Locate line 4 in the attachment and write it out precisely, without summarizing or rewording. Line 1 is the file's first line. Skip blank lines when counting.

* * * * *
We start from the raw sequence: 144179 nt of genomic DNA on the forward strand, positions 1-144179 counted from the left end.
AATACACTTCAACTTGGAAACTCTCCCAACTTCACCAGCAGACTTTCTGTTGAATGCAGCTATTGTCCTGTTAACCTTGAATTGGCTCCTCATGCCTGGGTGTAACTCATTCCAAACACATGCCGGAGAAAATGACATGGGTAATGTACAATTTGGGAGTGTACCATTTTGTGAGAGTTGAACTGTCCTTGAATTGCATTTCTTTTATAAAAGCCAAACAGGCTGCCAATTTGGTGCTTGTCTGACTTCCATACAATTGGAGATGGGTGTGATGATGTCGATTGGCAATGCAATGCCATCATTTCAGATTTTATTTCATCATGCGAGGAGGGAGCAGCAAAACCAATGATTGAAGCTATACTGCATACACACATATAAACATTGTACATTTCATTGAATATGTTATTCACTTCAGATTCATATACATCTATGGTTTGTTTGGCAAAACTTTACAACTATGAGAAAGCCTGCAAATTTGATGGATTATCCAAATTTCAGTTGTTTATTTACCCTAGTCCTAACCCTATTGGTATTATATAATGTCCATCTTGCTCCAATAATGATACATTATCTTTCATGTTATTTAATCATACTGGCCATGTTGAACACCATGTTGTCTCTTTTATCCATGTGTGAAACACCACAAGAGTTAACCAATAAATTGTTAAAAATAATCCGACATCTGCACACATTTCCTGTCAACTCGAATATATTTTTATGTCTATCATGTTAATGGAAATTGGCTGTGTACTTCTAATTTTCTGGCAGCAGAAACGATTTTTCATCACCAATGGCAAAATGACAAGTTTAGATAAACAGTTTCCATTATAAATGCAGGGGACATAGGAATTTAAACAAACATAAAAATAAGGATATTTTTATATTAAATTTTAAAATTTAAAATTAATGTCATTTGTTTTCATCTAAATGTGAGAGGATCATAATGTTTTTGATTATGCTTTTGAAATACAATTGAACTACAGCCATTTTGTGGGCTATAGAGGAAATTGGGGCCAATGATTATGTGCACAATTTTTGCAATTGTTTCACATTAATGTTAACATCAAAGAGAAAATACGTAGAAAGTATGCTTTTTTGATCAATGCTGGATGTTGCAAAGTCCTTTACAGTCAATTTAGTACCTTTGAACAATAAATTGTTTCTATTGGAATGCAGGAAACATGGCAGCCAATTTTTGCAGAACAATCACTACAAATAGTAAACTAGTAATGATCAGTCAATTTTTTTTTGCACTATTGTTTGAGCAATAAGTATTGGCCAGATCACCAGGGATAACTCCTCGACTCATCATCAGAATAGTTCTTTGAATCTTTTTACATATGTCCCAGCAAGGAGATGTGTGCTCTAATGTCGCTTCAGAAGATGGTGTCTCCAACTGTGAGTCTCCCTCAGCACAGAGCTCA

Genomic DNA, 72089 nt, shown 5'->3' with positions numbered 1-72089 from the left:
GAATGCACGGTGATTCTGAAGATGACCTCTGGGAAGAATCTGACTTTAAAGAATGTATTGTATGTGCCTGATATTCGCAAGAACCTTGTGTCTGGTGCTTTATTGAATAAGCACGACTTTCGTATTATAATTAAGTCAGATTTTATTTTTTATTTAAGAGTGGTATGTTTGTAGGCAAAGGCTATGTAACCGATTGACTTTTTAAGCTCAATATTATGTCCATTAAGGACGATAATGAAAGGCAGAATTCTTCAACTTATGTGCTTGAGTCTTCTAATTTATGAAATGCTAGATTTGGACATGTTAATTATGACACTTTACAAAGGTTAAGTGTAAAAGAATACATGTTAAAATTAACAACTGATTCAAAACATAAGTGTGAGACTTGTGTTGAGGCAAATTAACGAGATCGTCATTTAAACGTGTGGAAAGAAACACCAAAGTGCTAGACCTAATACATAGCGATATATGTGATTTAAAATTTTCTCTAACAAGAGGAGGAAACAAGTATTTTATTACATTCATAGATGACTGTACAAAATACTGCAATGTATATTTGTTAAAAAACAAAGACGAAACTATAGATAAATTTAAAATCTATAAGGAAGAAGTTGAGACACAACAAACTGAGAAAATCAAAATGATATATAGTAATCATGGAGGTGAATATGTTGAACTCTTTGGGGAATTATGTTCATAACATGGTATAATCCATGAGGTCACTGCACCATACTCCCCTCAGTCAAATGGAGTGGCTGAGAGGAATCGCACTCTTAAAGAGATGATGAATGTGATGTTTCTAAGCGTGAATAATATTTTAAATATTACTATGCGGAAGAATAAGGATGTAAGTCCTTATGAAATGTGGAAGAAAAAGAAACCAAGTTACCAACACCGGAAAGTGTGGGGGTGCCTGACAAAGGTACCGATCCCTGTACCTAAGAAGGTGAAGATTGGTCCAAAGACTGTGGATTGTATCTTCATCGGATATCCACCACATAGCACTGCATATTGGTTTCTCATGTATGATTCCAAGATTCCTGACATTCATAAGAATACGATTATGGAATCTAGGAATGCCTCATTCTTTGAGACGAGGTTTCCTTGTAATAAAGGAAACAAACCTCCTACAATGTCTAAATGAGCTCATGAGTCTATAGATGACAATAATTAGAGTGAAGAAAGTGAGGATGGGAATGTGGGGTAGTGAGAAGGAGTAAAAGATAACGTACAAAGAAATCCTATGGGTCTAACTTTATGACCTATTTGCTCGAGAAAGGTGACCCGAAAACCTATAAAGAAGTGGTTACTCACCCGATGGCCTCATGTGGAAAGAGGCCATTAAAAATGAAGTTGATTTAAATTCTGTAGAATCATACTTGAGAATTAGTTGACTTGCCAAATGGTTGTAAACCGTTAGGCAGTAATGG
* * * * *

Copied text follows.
GAATGCACGGTGATTCTGAAGATGACCTCTGGGAAGAATCTGACTTTAAAGAATGTATTGTATGTGCCTGATATTCGCAAGAACCTTGTGTCTGGTGCTTTATTGAATAAGCACGACTTTCGTATTATAATTAAGTCAGATTTTATTTTTTATTTAAGAGTGGTATGTTTGTAGGCAAAGGCTATGTAACCGATTGACTTTTTAAGCTCAATATTATGTCCATTAAGGACGATAATGAAAGGCAGAATTCTTCAACTTATGTGCTTGAGTCTTCTAATTTATGAAATGCTAGATTTGGACATGTTAATTATGACACTTTACAAAGGTTAAGTGTAAAAGAATACATGTTAAAATTAACAACTGATTCAAAACATAAGTGTGAGACTTGTGTTGAGGCAAATTAACGAGATCGTCATTTAAACGTGTGGAAAGAAACACCAAAGTGCTAGACCTAATACATAGCGATATATGTGATTTAAAATTTTCTCTAACAAGAGGAGGAAACAAGTATTTTATTACATTCATAGATGACTGTACAAAATACTGCAATGTATATTTGTTAAAAAACAAAGACGAAACTATAGATAAATTTAAAATCTATAAGGAAGAAGTTGAGACACAACAAACTGAGAAAATCAAAATGATATATAGTAATCATGGAGGTGAATATGTTGAACTCTTTGGGGAATTATGTTCATAACATGGTATAATCCATGAGGTCACTGCACCATACTCCCCTCAGTCAAATGGAGTGGCTGAGAGGAATCGCACTCTTAAAGAGATGATGAATGTGATGTTTCTAAGCGTGAATAATATTTTAAATATTACTATGCGGAAGAATAAGGATGTAAGTCCTTATGAAATGTGGAAGAAAAAGAAACCAAGTTACCAACACCGGAAAGTGTGGGGGTGCCTGACAAAGGTACCGATCCCTGTACCTAAGAAGGTGAAGATTGGTCCAAAGACTGTGGATTGTATCTTCATCGGATATCCACCACATAGCACTGCATATTGGTTTCTCATGTATGATTCCAAGATTCCTGACATTCATAAGAATACGATTATGGAATCTAGGAATGCCTCATTCTTTGAGACGAGGTTTCCTTGTAATAAAGGAAACAAACCTCCTACAATGTCTAAATGAGCTCATGAGTCTATAGATGACAATAATTAGAGTGAAGAAAGTGAGGATGGGAATGTGGGGTAGTGAGAAGGAGTAAAAGATAACGTACAAAGAAATCCTATGGGTCTAACTTTATGACCTATTTGCTCGAGAAAGGTGACCCGAAAACCTATAAAGAAGTGGTTACTCACCCGATGGCCTCATGTGGAAAGAGGCCATTAAAAATGAAGTTGATTTAAATTCTGTAGAATCATACTTGAGAATTAGTTGACTTGCCAAATGGTTGTAAACCGTTAGGCAGTAATGG